Screening project between Daiichi Sankyo Company Limited and DNDi
Project Completed
Please click to see the final report.
  • RFP Year
  • Awarded Amount
  • Disease
    NTD (Chagas disease / Leishmaniasis)
  • Intervention
  • Development Stage
    Hit Identification
  • Collaboration Partners
    Daiichi Sankyo, Inc. ,  Drugs for Neglected Diseases initiative

Final Report

1. Project objectives

The overall objective was to screen a Daiichi Sankyo’s new diversity collection to identify progressable hit series for Chagas disease meeting GHIT/DNDi hit criteria. A total of 37,000 proprietary compounds were selected from a new portion of the Daiichi Sankyo Pharma Space Library not previously tested, which was particularly enriched in original and sp3-rich compounds.


2. Project design

The activities were conducted as below.

Step 1: Dispensing of 37,000 compounds from the Daiichi Sankyo Pharma Space Library

Step 2: Single-point T. cruzi screen

Step 3: Dose-response T. cruzi screen

Step 4: T. cruzi hit confirmation and CYP51 inhibition testing

Step 5: Resynthesis of 10 most promising and representative hits

Step 6: T. cruzi hit confirmation in at least two T. cruzi assays following by mechanism of action (MoA) assaying (proteasome inhibition, tRNA synthase inhibition and cytochrome bc1 inhibition)

Step 7: ADME profiling of hit compounds including solubility, metabolic stability in mouse and human microsomes, logD, permeability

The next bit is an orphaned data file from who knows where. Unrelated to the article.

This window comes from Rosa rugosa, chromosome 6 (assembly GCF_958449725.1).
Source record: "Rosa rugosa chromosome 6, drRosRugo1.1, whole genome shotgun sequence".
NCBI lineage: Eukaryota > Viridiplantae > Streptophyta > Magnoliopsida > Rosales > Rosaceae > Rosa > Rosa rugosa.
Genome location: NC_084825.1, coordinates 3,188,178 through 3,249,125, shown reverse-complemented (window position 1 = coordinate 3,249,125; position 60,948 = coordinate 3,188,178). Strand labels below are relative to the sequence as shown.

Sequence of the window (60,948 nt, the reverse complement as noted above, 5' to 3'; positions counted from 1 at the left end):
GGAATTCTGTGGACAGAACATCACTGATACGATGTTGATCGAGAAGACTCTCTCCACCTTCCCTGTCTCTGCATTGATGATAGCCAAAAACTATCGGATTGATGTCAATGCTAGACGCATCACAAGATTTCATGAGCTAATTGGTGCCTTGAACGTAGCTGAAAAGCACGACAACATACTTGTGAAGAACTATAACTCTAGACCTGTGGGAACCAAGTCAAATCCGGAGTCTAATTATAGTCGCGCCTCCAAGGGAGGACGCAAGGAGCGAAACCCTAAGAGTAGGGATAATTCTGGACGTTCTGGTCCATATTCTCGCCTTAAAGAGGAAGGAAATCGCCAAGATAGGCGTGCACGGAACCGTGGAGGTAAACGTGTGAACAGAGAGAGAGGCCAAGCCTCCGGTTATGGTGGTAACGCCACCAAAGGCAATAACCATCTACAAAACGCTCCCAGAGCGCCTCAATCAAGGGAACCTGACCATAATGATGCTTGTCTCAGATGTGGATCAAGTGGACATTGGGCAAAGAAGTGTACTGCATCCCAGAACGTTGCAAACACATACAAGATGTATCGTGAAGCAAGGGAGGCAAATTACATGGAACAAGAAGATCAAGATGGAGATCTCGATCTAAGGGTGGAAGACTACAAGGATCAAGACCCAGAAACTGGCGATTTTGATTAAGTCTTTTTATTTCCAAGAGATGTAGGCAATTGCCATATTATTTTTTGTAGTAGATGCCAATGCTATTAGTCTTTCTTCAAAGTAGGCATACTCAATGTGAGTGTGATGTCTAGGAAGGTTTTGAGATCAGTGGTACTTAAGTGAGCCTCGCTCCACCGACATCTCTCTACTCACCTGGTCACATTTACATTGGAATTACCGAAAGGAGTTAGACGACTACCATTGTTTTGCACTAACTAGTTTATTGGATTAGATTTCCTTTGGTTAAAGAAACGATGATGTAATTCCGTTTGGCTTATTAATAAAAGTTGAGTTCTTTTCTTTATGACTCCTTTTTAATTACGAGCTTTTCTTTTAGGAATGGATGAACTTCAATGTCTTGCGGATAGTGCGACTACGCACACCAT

Step 8: Data review - new progressable series identified


3. Results, lessons learned

The most promising 58 hits meeting DNDi T. cruzi hit activity criteria were selected following T. cruzi high-throughput screening conducted at IPK. According to the cluster analysis conducted by Daiichi Sankyo, these 58 hit compounds were classified into 22 clusters. All 58 compounds passed quality control criteria. These 58 compounds were tested in T. cruzi and CYP51 inhibition assays at the University of Dundee. As a result, 4 distinct chemical series meeting DNDi T. cruzi hit criteria were identified. A few representatives related to these series were resynthesized. The quinazoline scaffold was deprioritized based on the findings from the NTDs Booster project. The 3 other scaffolds are novel to our Chagas discovery programs and confirmed well for T. cruzi activity in 3 different T. cruzi assay systems. All compounds were profiled for solubility, metabolic stability, logD, permeability, and plasma protein binding, and data indicated further improvements in physicochemical properties are required via derivatization. This work will be conducted by Daiichi Sankyo and DNDi over the next few months outside GHIT funding support in parallel to testing in additional MoA assays.